For the seventh year, the Ogden Museum of Southern Art has partnered with the New Orleans Chapter of The Links, a women’s volunteer service organization, to present a showcase featuring art from students at a historically Black college or university. This year, 12 students from Xavier University have work featured in the exhibit: Kennedi Andrus, Allana Barefield, KaLya Ellis, Barriane Franks, Lauren Gray, Ashley A. Miller, Reid Hobson-Powell, La’Shance Perry, Michael Riley, Makeda Wells, Bryce Williams and Maliya Vaughan.
For many students, it’s the first time their work is featured in a gallery. La’Shance Perry, a senior at Xavier from Cincinnati, Ohio, majoring in mass communications and minoring in art, said the experience has made her feel validated as an artist, something that she has struggled with lately.
“I guess I’ll say I can be self-conscious about my work, which is why I haven’t shared a lot,” she said. “Just a year ago I was taking trips with my photography class to this museum — and now, I’m an artist featured on their site. It’s just crazy to see how the time has changed.”
Penny Francis, chairwoman of The Arts Facet for the Links chapter, said students featured in this showcase in past years have expressed disbelief that their work is hanging on the walls of a museum. They say how honored and proud their families are of them, and how the experience motivated them to continue their passion for the arts.
“For any artist, it’s an incredible honor to have your work recognized and on display for the world to engage with. So many artists live a lifetime without having that experience or opportunity,” Francis said. “Giving these students this opportunity builds equity, which is critical in enriching and engaging the community.”
Ellen Balkin, director of education at the Ogden Museum of Southern Art, adds that she understands the importance and responsibility of providing students with opportunities to have their art appreciated and recognized, explaining that it falls under the museum’s overall mission.
“We have had an education gallery in the museum almost from its inception, and education has always been a very, very important part of the mission,” Balkin said. “So when Links approached us seven years ago, we of course wanted to be able to represent these amazing students.”
This year, fine arts professors at Xavier University referred students for consideration. Then the Ogden team of curators reviewed the submissions and made selections. The virtual exhibition gallery features a mix of artistic mediums, including photography, drawing, painting, ceramics, mixed media and graphic design.
Although the artists were not presented with a particular theme upon submission, according to published artists’ statements, most pieces are a response to experiences in their personal lives and communities.
“With everything that is happening in the world today and with the complications COVID also, we just wanted to let them have whatever voice they wanted to express,” Balkin said. “That’s the one thing that is so important about art. It is another means to communicate, and we wanted to give them this opportunity to communicate their ideas and their thoughts and feelings through artwork.”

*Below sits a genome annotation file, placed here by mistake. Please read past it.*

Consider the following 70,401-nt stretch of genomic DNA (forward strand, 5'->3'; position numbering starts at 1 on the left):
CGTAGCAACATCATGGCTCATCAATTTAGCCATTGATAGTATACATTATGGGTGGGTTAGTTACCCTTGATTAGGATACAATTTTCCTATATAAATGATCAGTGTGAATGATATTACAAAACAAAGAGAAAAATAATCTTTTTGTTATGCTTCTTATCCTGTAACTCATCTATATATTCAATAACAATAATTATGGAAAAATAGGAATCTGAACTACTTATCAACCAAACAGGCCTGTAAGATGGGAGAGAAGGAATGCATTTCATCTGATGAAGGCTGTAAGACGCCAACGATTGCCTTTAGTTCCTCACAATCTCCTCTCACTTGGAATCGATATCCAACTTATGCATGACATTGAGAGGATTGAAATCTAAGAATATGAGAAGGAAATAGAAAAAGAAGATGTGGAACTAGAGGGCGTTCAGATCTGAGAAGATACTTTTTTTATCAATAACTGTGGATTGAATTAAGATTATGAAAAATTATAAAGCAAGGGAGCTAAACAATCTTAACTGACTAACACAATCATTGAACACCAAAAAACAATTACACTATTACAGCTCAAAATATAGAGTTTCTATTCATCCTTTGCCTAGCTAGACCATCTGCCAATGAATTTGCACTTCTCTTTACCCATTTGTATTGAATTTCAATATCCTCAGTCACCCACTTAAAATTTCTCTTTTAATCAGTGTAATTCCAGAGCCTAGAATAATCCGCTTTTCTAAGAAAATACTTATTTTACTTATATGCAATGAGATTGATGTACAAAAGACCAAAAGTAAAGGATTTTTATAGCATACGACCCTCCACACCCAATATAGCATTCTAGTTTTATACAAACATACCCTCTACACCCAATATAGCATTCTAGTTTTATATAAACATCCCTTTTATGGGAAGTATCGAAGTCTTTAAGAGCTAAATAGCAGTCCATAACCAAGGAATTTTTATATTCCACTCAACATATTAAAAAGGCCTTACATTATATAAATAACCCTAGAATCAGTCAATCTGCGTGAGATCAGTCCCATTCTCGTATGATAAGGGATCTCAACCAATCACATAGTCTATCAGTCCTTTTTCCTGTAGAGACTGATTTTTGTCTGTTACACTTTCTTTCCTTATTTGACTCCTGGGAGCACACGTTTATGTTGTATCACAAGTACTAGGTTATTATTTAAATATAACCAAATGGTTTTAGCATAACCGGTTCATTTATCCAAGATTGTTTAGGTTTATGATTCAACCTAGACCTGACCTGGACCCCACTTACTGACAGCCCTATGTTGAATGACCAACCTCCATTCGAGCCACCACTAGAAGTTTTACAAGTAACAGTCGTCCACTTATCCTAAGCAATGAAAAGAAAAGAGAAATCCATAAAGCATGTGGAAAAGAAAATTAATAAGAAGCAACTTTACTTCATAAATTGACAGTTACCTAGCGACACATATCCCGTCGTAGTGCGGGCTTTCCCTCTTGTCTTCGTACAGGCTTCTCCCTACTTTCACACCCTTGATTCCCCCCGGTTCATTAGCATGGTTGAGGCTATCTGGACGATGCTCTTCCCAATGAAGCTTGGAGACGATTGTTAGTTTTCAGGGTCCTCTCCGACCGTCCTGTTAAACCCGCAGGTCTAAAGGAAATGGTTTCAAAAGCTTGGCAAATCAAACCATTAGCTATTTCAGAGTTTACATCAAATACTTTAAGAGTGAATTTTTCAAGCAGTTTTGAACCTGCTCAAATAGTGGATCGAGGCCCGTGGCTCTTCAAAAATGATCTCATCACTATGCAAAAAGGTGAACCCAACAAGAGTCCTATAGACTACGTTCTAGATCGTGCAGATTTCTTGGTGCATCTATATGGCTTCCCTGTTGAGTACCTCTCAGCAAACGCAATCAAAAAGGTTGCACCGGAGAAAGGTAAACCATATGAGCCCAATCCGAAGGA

Xavier senior Barriane Franks, a New Orleans native studying visual arts with a minor in history, is having her work featured in this showcase for a second time. Frank agrees that this exhibit serves as a space for artists to communicate.
“With this exhibit focusing on black artists in general, seeing some that are activists and also some that just might speak to their own feelings is really amazing,” she said.
In her artist statement, Franks said that her work is inspired by experiences with racial and gender prejudice and injustice, driving her to create a modern social injustice art series on racism and sexism. Through her art, Franks wants to express that racism is still prevalent and tends to make lots of parallel ties through history.
Perry’s work featured in the exhibit is centered around her eagerness to interact with neighbors in her community and to highlight them in a different, more positive light.
“When I say that I live in Hollygrove, it is met with a shocked look followed by a, ‘You live where? Be safe out there!’” she said.
Through her art, Perry is inspired by meeting people, learning from them and documenting their stories; her photography project, “The People of Hollygrove” authentically shows Black beauty and joy within her community.
“At first glance, a person might miss the joy that radiates from the ‘17th Ward,’ but sure enough, it’s there,” Perry said in her statement.
With a current spotlight on the Black Lives Matter movement and many advocating for equal representation and inclusion in the arts, this showcase featuring Black student artists responding to the climate around them can be considered especially timely.
As Black female artists, both Perry and Franks mentioned that more spaces that showcase a diversity of artists are important, as the art community can often feel white- and male-dominated.
“It has always been important to showcase Black art, but the world is just now acknowledging the lack of inclusivity and equity that has been persistent,” Francis said. “It is important for the community to walk in a museum and see people or experiences depicted that they can relate to, and works that tell their life stories as well.”
“We really want to offer a place for people to share their thoughts, feelings, ideas — and for them to be able to have a voice,” Balkin added. “And, of course, today with Black Lives Matter, it’s more important than ever that all people are able to have that opportunity, and we hope that we are offering a platform for that.”
You can view the 7th Annual HBCU Art Showcase here. According to Balkin, the museum is hoping to retrieve physical art pieces from students in the upcoming months to have a fall in-person showcase at the museum in October.